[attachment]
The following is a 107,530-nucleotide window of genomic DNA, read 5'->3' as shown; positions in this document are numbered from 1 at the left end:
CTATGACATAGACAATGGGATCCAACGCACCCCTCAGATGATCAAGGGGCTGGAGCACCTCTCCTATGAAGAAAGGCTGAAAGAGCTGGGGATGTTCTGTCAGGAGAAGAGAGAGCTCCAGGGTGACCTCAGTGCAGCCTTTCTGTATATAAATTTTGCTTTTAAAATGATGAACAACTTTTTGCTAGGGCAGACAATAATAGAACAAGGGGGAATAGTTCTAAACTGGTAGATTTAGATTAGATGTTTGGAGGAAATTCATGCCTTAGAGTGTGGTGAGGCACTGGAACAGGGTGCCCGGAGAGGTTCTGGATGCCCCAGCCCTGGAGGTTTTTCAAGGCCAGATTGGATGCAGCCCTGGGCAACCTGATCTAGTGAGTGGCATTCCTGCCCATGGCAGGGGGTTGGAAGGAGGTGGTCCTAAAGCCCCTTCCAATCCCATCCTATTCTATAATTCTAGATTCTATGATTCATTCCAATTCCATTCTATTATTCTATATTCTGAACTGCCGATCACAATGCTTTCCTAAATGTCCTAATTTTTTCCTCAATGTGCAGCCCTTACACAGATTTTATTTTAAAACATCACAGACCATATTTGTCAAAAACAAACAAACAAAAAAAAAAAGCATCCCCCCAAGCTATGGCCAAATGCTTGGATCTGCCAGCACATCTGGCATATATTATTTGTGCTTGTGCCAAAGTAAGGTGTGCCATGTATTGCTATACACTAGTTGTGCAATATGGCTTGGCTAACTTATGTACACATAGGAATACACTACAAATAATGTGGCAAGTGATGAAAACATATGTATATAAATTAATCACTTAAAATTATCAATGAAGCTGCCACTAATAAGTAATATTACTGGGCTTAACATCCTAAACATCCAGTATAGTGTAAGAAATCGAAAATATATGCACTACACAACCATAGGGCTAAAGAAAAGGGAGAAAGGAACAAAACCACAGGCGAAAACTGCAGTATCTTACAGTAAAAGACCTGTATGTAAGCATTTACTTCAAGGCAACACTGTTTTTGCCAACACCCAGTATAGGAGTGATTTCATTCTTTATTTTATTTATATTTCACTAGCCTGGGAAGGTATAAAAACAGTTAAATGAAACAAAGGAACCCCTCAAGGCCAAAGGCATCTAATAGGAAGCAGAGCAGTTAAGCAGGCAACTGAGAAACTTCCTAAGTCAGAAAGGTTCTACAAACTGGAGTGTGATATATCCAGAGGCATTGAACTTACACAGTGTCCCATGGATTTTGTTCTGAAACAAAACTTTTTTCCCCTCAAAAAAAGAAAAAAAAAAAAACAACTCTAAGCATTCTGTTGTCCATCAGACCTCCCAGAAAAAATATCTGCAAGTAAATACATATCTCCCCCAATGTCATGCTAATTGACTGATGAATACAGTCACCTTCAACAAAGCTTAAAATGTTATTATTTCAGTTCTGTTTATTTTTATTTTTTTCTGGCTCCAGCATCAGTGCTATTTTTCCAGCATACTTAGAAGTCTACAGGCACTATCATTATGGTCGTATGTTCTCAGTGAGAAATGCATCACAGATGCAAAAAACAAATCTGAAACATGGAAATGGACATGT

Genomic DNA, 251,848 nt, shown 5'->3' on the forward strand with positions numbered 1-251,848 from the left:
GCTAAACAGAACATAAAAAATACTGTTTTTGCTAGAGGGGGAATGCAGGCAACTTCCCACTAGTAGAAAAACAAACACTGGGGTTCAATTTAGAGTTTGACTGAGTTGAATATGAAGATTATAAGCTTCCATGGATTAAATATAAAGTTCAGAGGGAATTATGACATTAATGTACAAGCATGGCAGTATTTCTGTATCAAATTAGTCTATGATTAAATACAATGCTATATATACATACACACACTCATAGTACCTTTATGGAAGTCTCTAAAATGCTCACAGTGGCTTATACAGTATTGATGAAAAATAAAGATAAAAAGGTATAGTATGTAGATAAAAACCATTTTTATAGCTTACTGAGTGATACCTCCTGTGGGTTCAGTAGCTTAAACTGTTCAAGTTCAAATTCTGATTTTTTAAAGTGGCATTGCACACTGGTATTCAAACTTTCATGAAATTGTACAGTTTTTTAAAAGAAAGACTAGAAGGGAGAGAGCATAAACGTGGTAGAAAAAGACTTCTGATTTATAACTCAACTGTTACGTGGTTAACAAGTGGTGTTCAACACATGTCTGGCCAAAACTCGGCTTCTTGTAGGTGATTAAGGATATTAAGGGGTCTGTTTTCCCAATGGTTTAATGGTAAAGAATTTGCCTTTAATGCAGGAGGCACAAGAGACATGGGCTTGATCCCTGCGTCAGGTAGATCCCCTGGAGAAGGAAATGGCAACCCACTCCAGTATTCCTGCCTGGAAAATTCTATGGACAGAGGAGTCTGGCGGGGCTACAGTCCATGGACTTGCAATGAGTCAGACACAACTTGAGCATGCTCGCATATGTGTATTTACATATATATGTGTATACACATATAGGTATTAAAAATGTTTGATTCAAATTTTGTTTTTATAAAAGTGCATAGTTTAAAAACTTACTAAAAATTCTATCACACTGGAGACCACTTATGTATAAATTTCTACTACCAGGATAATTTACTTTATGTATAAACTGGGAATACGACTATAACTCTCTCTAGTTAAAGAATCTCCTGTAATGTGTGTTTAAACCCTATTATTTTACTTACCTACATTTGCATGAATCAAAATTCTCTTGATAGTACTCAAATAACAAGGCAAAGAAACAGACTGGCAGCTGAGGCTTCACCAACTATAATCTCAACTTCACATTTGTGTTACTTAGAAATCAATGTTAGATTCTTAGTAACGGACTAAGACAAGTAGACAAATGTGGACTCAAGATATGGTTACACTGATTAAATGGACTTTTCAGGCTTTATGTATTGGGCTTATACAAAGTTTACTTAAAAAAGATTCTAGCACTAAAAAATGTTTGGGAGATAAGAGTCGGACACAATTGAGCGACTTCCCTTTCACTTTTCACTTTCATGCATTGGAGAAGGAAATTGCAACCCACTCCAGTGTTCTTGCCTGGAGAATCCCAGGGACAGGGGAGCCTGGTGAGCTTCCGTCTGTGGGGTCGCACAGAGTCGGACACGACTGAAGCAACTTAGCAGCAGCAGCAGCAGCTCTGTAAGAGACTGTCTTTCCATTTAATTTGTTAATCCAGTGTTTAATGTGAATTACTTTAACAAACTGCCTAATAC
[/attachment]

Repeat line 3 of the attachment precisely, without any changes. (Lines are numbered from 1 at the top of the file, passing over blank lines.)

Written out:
Genomic DNA, 251,848 nt, shown 5'->3' on the forward strand with positions numbered 1-251,848 from the left: